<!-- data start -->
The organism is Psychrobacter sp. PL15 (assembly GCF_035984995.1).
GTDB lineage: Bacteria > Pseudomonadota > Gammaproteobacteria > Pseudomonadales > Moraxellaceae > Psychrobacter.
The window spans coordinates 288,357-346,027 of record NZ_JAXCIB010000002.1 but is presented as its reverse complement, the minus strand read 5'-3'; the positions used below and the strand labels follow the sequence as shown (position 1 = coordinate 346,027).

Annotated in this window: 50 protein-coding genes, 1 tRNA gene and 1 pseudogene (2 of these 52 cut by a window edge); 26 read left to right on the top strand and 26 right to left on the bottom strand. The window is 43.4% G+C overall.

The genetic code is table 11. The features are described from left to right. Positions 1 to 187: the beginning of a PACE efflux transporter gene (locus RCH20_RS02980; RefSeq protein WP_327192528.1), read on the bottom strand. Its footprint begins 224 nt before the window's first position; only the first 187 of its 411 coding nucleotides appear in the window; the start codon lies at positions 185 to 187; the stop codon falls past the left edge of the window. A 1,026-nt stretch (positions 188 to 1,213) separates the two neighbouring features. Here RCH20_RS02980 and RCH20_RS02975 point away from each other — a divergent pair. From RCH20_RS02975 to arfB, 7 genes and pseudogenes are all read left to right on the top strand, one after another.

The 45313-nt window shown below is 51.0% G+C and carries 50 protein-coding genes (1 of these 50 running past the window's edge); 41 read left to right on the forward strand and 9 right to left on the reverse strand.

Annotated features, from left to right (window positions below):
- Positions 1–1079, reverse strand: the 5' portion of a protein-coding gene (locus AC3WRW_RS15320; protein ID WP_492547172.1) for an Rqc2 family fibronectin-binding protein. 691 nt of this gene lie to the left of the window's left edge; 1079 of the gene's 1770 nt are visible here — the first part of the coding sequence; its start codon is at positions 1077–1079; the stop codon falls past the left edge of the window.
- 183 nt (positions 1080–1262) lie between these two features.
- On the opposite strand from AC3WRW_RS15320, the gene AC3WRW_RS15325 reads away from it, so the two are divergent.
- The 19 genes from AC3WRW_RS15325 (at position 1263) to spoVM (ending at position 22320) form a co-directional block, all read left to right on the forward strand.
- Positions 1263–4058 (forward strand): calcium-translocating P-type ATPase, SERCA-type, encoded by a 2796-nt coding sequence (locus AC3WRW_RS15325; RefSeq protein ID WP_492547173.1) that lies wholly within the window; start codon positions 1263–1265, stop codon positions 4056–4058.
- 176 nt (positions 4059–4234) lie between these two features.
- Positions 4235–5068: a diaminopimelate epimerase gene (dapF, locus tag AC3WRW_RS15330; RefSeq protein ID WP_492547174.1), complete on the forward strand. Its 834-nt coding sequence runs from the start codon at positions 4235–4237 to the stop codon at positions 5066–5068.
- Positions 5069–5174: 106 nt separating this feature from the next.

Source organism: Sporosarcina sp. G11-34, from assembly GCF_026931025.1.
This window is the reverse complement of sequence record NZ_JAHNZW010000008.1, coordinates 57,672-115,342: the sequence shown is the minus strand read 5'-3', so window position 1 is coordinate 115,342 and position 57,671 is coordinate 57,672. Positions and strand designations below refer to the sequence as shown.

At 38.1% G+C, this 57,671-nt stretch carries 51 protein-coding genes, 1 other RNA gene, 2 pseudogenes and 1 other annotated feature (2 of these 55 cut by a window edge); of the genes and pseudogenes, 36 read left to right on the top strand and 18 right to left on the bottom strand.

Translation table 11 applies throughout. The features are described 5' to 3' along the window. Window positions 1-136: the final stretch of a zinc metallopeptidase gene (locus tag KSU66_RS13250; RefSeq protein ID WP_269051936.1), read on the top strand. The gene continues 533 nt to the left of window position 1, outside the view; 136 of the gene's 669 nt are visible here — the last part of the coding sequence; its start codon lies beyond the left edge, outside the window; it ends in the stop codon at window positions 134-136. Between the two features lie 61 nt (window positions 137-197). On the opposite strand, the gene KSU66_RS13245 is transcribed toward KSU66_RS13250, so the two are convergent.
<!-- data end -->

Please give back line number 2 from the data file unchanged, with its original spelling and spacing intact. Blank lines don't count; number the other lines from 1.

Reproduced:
GTDB lineage: Bacteria > Pseudomonadota > Gammaproteobacteria > Pseudomonadales > Moraxellaceae > Psychrobacter.